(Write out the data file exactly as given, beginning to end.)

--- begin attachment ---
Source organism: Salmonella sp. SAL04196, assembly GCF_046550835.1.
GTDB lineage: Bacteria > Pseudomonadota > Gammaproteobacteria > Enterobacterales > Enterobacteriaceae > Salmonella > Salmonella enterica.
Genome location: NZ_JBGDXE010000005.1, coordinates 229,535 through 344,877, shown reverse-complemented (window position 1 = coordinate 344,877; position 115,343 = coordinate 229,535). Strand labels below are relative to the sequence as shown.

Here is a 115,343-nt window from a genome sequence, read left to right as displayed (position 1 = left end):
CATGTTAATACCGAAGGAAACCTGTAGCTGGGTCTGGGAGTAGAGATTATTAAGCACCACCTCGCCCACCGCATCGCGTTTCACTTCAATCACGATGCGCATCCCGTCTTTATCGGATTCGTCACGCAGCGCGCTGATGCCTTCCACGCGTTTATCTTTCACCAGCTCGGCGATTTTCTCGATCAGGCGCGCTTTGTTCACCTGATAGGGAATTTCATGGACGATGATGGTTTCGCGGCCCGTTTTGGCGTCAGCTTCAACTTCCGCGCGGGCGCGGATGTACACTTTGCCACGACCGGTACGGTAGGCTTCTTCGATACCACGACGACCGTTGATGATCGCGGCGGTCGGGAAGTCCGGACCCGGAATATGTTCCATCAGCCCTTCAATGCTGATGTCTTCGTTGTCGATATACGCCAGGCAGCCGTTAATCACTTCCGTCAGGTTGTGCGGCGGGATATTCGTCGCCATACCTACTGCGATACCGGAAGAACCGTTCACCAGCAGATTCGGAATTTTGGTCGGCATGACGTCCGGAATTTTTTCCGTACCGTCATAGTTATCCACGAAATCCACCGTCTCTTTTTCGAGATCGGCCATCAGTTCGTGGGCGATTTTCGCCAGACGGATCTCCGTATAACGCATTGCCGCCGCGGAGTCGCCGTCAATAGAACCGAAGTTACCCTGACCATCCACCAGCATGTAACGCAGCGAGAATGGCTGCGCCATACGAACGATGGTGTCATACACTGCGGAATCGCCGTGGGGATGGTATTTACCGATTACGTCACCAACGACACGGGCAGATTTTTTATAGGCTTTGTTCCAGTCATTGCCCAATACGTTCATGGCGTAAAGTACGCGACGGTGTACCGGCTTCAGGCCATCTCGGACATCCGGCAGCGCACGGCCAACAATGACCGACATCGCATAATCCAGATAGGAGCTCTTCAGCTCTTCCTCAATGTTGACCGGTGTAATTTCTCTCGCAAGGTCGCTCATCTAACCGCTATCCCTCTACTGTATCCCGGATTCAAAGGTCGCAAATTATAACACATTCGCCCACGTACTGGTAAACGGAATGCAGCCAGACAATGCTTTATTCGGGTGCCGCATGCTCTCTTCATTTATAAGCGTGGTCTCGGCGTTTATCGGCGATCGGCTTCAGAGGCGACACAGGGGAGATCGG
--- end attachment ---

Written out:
Source organism: Salmonella sp. SAL04196, assembly GCF_046550835.1.
GTDB lineage: Bacteria > Pseudomonadota > Gammaproteobacteria > Enterobacterales > Enterobacteriaceae > Salmonella > Salmonella enterica.
Genome location: NZ_JBGDXE010000005.1, coordinates 229,535 through 344,877, shown reverse-complemented (window position 1 = coordinate 344,877; position 115,343 = coordinate 229,535). Strand labels below are relative to the sequence as shown.

Here is a 115,343-nt window from a genome sequence, read left to right as displayed (position 1 = left end):
CATGTTAATACCGAAGGAAACCTGTAGCTGGGTCTGGGAGTAGAGATTATTAAGCACCACCTCGCCCACCGCATCGCGTTTCACTTCAATCACGATGCGCATCCCGTCTTTATCGGATTCGTCACGCAGCGCGCTGATGCCTTCCACGCGTTTATCTTTCACCAGCTCGGCGATTTTCTCGATCAGGCGCGCTTTGTTCACCTGATAGGGAATTTCATGGACGATGATGGTTTCGCGGCCCGTTTTGGCGTCAGCTTCAACTTCCGCGCGGGCGCGGATGTACACTTTGCCACGACCGGTACGGTAGGCTTCTTCGATACCACGACGACCGTTGATGATCGCGGCGGTCGGGAAGTCCGGACCCGGAATATGTTCCATCAGCCCTTCAATGCTGATGTCTTCGTTGTCGATATACGCCAGGCAGCCGTTAATCACTTCCGTCAGGTTGTGCGGCGGGATATTCGTCGCCATACCTACTGCGATACCGGAAGAACCGTTCACCAGCAGATTCGGAATTTTGGTCGGCATGACGTCCGGAATTTTTTCCGTACCGTCATAGTTATCCACGAAATCCACCGTCTCTTTTTCGAGATCGGCCATCAGTTCGTGGGCGATTTTCGCCAGACGGATCTCCGTATAACGCATTGCCGCCGCGGAGTCGCCGTCAATAGAACCGAAGTTACCCTGACCATCCACCAGCATGTAACGCAGCGAGAATGGCTGCGCCATACGAACGATGGTGTCATACACTGCGGAATCGCCGTGGGGATGGTATTTACCGATTACGTCACCAACGACACGGGCAGATTTTTTATAGGCTTTGTTCCAGTCATTGCCCAATACGTTCATGGCGTAAAGTACGCGACGGTGTACCGGCTTCAGGCCATCTCGGACATCCGGCAGCGCACGGCCAACAATGACCGACATCGCATAATCCAGATAGGAGCTCTTCAGCTCTTCCTCAATGTTGACCGGTGTAATTTCTCTCGCAAGGTCGCTCATCTAACCGCTATCCCTCTACTGTATCCCGGATTCAAAGGTCGCAAATTATAACACATTCGCCCACGTACTGGTAAACGGAATGCAGCCAGACAATGCTTTATTCGGGTGCCGCATGCTCTCTTCATTTATAAGCGTGGTCTCGGCGTTTATCGGCGATCGGCTTCAGAGGCGACACAGGGGAGATCGG